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admitted alleged allowed amount annuity answer appears application assigns attorney authority benefit bill called cause charge circumstances clause clear College Commissioners common consent consideration considered construction costs course Court covenant daughter death debt decease decided decision decree deed defendant directed disposed doubt effect entitled event evidence examination execution executors express facts follow fund further gift give given ground hands heir held hold important intention interest issue judgment kind land legacies Lord matter means ment nature necessary never notice objection observed obtained opinion particular party person plaintiff plea possession present principle proceedings prove provisions purchaser question reason received reference refused regard relation rents residue respect rule share stand sufficient suit supposed taken thing tion trust whole
Page 317 - This tends to no mischief, and is a reasonable liberty to bestow; but great detriment would arise and much confusion of rights, if parties were allowed to invent new modes of holding and enjoying real property, and to impress upon their lands and tenements a peculiar character, which should follow them into all hands, however remote.
Page 153 - And then it is provided, in the third section, " that all such matters to be heard and determined in the said Court of Review shall be brought on by way of petition, motion, or special case...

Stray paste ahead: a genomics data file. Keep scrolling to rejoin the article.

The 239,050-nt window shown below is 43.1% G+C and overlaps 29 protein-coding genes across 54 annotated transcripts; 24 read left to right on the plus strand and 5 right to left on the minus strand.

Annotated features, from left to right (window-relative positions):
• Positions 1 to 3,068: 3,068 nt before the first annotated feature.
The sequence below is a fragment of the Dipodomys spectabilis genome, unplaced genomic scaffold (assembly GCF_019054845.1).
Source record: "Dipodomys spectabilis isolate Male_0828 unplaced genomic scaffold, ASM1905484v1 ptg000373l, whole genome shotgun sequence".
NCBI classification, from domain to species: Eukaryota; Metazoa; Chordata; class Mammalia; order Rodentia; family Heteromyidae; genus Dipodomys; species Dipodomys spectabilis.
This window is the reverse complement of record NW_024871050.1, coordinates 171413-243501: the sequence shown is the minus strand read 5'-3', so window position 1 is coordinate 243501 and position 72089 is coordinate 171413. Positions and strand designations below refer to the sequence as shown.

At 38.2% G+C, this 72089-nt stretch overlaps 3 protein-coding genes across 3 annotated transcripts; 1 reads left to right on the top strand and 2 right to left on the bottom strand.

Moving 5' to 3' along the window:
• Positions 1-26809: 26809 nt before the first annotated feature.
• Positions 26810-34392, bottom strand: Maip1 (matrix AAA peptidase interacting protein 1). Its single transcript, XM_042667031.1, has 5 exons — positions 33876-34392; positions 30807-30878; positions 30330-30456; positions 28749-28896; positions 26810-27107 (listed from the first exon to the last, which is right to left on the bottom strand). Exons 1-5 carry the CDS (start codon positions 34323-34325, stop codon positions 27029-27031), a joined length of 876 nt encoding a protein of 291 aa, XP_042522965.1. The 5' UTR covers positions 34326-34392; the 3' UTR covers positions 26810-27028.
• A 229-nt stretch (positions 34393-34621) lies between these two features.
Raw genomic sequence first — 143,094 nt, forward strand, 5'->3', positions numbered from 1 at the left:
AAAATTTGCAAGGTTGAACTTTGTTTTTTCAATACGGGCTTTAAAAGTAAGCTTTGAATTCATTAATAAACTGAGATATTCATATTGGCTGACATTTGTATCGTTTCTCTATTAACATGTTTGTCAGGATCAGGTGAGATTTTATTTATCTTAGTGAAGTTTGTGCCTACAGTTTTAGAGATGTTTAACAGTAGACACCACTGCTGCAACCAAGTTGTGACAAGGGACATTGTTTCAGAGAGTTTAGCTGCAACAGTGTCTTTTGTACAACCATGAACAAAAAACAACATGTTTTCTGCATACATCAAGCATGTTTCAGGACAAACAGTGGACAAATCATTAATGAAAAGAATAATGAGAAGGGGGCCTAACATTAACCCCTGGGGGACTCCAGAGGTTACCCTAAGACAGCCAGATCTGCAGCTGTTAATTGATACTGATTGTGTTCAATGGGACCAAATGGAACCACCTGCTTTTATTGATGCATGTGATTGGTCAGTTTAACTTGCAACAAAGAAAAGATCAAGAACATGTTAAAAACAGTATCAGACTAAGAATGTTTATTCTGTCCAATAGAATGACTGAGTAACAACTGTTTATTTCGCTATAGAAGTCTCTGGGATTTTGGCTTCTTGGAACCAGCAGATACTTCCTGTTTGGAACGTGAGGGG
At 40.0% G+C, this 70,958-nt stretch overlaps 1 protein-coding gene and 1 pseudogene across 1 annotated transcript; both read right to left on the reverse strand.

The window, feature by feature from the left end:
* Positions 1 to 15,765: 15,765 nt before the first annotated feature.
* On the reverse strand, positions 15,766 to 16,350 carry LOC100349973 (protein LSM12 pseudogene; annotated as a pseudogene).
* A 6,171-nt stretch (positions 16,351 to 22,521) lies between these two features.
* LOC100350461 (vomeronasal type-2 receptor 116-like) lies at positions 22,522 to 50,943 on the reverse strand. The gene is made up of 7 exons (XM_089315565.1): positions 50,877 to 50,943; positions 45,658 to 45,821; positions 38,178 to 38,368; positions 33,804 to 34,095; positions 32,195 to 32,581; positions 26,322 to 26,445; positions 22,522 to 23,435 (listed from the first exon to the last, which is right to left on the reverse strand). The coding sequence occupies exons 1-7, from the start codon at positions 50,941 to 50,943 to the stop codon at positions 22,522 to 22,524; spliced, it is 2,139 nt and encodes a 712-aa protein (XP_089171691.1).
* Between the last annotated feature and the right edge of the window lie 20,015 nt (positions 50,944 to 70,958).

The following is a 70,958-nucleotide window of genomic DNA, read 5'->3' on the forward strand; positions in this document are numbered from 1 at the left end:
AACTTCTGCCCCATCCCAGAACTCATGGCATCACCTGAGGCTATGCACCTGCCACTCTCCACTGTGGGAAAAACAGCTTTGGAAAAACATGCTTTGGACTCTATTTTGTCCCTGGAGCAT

Page 440 - Warrant; and for so doing this shall be your sufficient Warrant.
Page 327 - It is not sufficient that a covenant is concerning the land, but, in order to make it run with the land, there must be a privity of estate between the covenanting parties.
Page 465 - ... the natural and unavoidable consequence of kindness arising out of that relation. A client, for example, may naturally entertain a kindly feeling towards an attorney or solicitor by whose assistance he has long benefited; and he may fairly and wisely desire to benefit him by a gift, or, without such an intention being the predominating motive, he may wish to give him the advantage of a sale or a lease. No law that is tolerable among...
Page 317 - Every close, every messuage, might thus be held in a different fashion, and it would be hardly possible to know what rights the acquisition of any parcel conferred, or what obligations it imposed. The right of way or of common is of a public, as well as of a simple, nature, and no one who sees the premises can be ignorant of what all the vicinage knows.
Page 71 - A. be dead at the date of the will or at the death of the testator, the issue of that child cannot take anything.
Page 96 - Liverpool, aiifr, p. 88. 101 contemplation. But the party has no general privilege or protection ; he is bound to disclose all he knows, and believes, and thinks respecting his own case...